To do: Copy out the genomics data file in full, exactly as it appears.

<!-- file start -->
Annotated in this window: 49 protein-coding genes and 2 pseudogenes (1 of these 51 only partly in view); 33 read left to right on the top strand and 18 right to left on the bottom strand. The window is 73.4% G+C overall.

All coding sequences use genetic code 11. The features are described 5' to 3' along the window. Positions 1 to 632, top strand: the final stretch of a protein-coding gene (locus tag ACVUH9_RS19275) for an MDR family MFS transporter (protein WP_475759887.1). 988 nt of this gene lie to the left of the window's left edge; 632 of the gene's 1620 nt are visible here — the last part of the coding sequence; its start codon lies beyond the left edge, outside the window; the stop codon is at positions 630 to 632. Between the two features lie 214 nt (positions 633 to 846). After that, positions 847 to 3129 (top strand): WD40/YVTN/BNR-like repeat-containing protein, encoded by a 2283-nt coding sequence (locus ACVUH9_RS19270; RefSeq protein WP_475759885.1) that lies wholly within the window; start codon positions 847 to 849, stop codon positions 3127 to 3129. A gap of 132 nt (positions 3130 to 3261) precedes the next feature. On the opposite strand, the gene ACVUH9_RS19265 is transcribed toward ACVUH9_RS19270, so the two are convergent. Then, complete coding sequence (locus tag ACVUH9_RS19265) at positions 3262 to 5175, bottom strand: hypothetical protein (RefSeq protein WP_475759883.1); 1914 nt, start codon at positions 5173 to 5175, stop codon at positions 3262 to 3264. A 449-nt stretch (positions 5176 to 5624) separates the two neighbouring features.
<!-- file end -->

Annotated in this window: 49 protein-coding genes and 2 pseudogenes (1 of these 51 only partly in view); 33 read left to right on the top strand and 18 right to left on the bottom strand. The window is 73.4% G+C overall.

All coding sequences use genetic code 11. The features are described 5' to 3' along the window. Positions 1 to 632, top strand: the final stretch of a protein-coding gene (locus tag ACVUH9_RS19275) for an MDR family MFS transporter (protein WP_475759887.1). 988 nt of this gene lie to the left of the window's left edge; 632 of the gene's 1620 nt are visible here — the last part of the coding sequence; its start codon lies beyond the left edge, outside the window; the stop codon is at positions 630 to 632. Between the two features lie 214 nt (positions 633 to 846). After that, positions 847 to 3129 (top strand): WD40/YVTN/BNR-like repeat-containing protein, encoded by a 2283-nt coding sequence (locus ACVUH9_RS19270; RefSeq protein WP_475759885.1) that lies wholly within the window; start codon positions 847 to 849, stop codon positions 3127 to 3129. A gap of 132 nt (positions 3130 to 3261) precedes the next feature. On the opposite strand, the gene ACVUH9_RS19265 is transcribed toward ACVUH9_RS19270, so the two are convergent. Then, complete coding sequence (locus tag ACVUH9_RS19265) at positions 3262 to 5175, bottom strand: hypothetical protein (RefSeq protein WP_475759883.1); 1914 nt, start codon at positions 5173 to 5175, stop codon at positions 3262 to 3264. A 449-nt stretch (positions 5176 to 5624) separates the two neighbouring features.